PA: Federal judge enjoins Wyoming County D.A. from disciplining or prosecuting “sexting” teenagers for child pornography
Miller et. al. v. Skumanick, No. 3:09cv540, (M.D. Pa. March 30, 2009)
Federal judge enjoins Wyoming County district attorney from disciplining or prosecuting “sexting” teenagers for child pornography.
Following an investigation into several “sexting” incidents within the Pennsylvania School District, Wyoming County District Attorney George Skumanick threatened to charge three female students (all minors) with either the possession or distribution of child pornography (see 18 Pa.C.S. 6312) unless they completed a lengthy probationary program of education and counseling in which they would be required to describe the “wrongness” of their behavior. The court gives this description of the photos:
The photograph in question was approximately two years old, and showed Plaintiffs Marissa Miller and Grace Kelly from the waist up, each wearing a white, opaque bra. Marissa was speaking on the phone and Grace using her hand to make the peace sign. The girls were thirteen years old at the time the picture was taken . . .
The photograph, more than a year old, showed Nancy Doe wrapped in a white, opaque towel. The towel was wrapped around her body, just below her breasts. It looked as if she had just emerged from the shower.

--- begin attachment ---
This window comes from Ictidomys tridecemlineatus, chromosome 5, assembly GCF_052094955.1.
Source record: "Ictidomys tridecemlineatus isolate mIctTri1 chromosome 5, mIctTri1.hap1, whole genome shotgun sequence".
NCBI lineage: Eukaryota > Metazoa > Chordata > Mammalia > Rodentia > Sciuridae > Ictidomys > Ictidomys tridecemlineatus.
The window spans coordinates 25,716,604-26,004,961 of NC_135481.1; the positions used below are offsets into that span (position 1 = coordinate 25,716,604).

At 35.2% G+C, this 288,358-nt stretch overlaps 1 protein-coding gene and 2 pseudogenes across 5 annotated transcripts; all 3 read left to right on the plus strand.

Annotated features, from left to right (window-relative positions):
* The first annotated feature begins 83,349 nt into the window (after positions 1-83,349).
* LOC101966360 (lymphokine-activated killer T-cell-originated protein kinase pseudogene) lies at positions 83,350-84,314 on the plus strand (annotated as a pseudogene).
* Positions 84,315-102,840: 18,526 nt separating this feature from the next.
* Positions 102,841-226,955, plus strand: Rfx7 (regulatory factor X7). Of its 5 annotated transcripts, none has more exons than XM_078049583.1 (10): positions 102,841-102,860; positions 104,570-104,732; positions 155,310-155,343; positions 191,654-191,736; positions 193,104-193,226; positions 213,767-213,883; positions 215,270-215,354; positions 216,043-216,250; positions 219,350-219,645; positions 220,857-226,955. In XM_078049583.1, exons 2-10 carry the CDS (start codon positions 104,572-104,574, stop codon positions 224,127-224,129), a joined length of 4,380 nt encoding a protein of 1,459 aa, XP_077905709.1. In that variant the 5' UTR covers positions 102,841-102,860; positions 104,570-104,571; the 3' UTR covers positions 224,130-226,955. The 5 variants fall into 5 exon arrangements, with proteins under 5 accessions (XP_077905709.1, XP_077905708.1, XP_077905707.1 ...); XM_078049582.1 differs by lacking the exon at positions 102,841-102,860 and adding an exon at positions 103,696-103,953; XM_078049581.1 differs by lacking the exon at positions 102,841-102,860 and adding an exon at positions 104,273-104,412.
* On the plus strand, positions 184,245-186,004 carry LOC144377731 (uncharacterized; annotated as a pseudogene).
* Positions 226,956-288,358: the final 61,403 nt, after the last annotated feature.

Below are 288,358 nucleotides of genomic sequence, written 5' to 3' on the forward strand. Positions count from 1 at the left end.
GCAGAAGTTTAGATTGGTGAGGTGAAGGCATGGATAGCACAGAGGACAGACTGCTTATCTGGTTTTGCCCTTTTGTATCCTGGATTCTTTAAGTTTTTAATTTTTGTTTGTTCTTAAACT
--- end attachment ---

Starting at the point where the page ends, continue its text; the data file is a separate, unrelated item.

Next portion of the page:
The minors testified that they were not responsible for the dissemination of the images–that, in effect, they were the victims of a crime rather than the perpetrators of one. Parents (Miller, et. al.) of the accused minors, arguing that the images at issue are not illegal under Pennsylvania law, brought three causes of action against Skuminick: (1) retaliation in violation of the First Amendment right to free expression (arguing that the photographs in question are not obscene); (2) retaliation in violation of the First Amendment right to be free from “compelled speech”; and (3) retaliation against parents for “exercising their Fourteenth Amendment substantive due process right as parents to direct their children’s upbringing.”
Miller argued that (1) the minors were not engaging in the creation or distribution of child pornography and that therefore (2) to be compelled to “describe their [lawful] behavior as wrong” amounts to a violation of their right to be free from compelled speech; furthermore, Skumanick’s threat to prosecute the minors for constitutionally protected behavior if they did not attend the “re-education” program amounts to retaliatory prosecution. According to Judge Munley, Miller’s case would likely to succeed on its merits:
The court here offers no final conclusion on the merits of plaintiffs’ position. Testimony and evidence at the TRO hearing, as well as allegations in the verified complaint, however, indicate a reasonable likelihood that the plaintiffs could prevail on this aspect. While the court emphasizes that its view is preliminary and not intended to absolve the plaintiffs of any potential criminal liability, plaintiffs make a reasonable argument that the images presented to the court do not appear to qualify in any way as depictions of prohibited sexual acts. Even if they were such depictions, the plaintiffs argument that the evidence to this point indicates that the minor plaintiffs were not involved in disseminating the images is also a reasonable one. Thus, a reasonable likelihood exists that plaintiffs will succeed on the merits, and this factor weighs in favor of granting a TRO.